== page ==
On the ship "Morrissey" en route to Greenland, 1926. (L ro R) Fergusson, Belknap, Capt. Bartlett, Gould, Hobbs, Oscanyan, Church. Photo courtesy of Bentley Historical Library. Taking an ice sample on the Greenland Ice Sheet, 1926. Prof. Hobbs center. Photo courtesy of Bentley Historical Library. Launching balloon with instrument. Greenland, 1926. Prof. Hobbs center. Photo courtesy of Bentley Historical Library. Taking a break. Greenland, 1926. Prof. Hobbs center. Photo courtesy of Bentley Historical Library.
In 1926, University of Michigan Professor of Geology William Herbert Hobbs led an expedition to Greenland to establish plans for subsequent expeditions to measure the geophysical properties of the island territory.
Now a group of undergraduates and faculty from the University of Michigan, the University at Albany, and Virginia Tech will climb aboard a United States Air Force National Guard LC-130 at Stratton Air National Guard Base on Tuesday, June 18 to begin a 10-day research expedition in Greenland.
Led by Climate & Space Prof. Perry Samson, the 2019 Greenland Expedition for Undergraduate Research, is supported by the National Science Foundation (NSF) Office of Polar Programs. The expedition will give undergraduate students an opportunity to explore authentic atmospheric and space science issues in Greenland. “We’re going to try and trace the steps of the original Hobbs expedition as much as we’re able,” said Prof. Samson. “In some cases, we will use the same methods to measure atmospheric conditions, in other we will use a range of new and sophisticated techniques including drones to map the conditions on and near the ice sheet.”
The expedition will be based in Kangerlussuaq, a community on the island’s southwestern coast that sits at the terminus of the 170 km long fjord for which it was named. Kangerlussuaq is located north of the Arctic Circle so the team will be working in an environment where the sun will not set while they are there. From base camp, the expedition will venture out over the tundra to conduct experiments near the Greenland Ice Sheet, the second-largest ice sheet on the planet. The group also plans to fly to the NSF-managed Summit Station, a year-round research station at the apex of the Greenland Ice Sheet where scientists collect ice cores to determine past climates. The station is approximately 360 km from eastern coast of the island, but its exact coordinates are variable as the ice sheet is constantly in motion.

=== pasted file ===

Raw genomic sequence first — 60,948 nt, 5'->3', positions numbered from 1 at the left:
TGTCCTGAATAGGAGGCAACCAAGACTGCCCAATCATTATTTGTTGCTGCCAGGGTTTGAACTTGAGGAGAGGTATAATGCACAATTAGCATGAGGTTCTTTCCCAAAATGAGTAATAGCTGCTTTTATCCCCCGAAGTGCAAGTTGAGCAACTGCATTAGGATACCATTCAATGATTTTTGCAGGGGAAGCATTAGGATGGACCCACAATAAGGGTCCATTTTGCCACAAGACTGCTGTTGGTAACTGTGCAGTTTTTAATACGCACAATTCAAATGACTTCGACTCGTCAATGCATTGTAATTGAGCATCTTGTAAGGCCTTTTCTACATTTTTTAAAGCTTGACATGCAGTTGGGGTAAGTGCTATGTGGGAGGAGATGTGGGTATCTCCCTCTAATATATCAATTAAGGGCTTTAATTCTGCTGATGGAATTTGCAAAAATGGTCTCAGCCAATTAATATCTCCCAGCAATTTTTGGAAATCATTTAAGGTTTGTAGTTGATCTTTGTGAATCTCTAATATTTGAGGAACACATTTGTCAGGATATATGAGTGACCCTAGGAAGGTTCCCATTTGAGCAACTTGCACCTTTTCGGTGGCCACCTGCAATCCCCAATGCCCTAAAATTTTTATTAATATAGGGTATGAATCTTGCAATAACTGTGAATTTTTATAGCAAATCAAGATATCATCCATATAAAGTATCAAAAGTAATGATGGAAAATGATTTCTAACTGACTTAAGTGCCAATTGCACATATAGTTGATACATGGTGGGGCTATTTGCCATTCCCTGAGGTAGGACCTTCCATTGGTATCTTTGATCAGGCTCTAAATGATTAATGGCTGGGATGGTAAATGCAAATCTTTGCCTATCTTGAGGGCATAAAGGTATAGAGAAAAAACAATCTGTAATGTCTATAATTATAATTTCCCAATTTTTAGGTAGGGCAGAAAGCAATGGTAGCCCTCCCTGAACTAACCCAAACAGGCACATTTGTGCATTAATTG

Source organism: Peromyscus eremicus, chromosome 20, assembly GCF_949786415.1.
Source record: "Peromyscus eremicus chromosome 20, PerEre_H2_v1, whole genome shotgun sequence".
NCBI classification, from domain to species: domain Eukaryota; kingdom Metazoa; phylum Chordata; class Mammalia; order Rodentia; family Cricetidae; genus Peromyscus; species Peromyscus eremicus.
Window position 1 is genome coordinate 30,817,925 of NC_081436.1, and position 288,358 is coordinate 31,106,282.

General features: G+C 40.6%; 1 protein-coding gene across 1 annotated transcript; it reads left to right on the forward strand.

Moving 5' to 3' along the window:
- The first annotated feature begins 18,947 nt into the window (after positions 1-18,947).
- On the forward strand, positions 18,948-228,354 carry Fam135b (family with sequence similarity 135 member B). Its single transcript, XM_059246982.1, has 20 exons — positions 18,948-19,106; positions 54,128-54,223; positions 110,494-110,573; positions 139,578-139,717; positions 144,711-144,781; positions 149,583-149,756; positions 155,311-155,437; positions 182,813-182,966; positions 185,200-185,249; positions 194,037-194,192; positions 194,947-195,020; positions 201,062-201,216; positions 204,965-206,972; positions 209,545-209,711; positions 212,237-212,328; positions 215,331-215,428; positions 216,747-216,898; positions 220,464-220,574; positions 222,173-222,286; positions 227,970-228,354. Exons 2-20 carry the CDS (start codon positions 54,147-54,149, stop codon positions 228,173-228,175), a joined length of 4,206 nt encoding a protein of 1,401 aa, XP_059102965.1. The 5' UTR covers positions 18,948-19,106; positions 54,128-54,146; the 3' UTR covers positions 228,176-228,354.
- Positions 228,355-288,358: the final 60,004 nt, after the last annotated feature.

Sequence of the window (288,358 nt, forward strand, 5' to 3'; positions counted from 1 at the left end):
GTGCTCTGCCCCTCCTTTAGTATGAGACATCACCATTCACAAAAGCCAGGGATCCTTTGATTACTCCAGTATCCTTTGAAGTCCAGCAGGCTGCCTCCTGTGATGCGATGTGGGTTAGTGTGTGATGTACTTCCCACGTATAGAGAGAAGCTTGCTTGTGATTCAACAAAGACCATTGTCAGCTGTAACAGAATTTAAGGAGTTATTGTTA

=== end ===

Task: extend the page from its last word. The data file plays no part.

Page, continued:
The 1926 expedition was described in detail in Hobbs’ book, The North Pole of the Winds (1930), and led to some of the first meteorological and geological observations on the island of Greenland. Subsequent expeditions identified the unique characteristics of Greenland climate, including the katabatic winds associated with the Greenland Ice Sheet.
The participating students were selected from a variety of disciplines and backgrounds. They will be responsible for a range of experiments including measurements of aerosol concentrations in the Arctic air, energy fluxes from the Sun and Earth, stream flows from glacial runoff, winds aloft using instrumented balloons as well as visual mapping of the ice sheet using multiple drones.
“Williams Hobbs gave us the first real data on the climatic conditions in Greenland. His research has been invaluable in understanding both the regional climate systems in the Arctic, as well as those specific to a glacier environment,” said Prof. Samson.
The measurements the team takes on the 2019 expedition will record a snapshot of the current state of Greenland’s climatic conditions. “Greenland is the canary in the coal mine for climate change,” he said. “But,” he added, “the real success of this project will be the opportunity it affords the students to do authentic studies in a critical environment as I believe ‘science is a contact sport‘ where experiential learning such as this can be life changing.”
The expedition will return to the U.S. on June 28.
You can learn more about the expedition here: https://greenland.engin.umich.edu/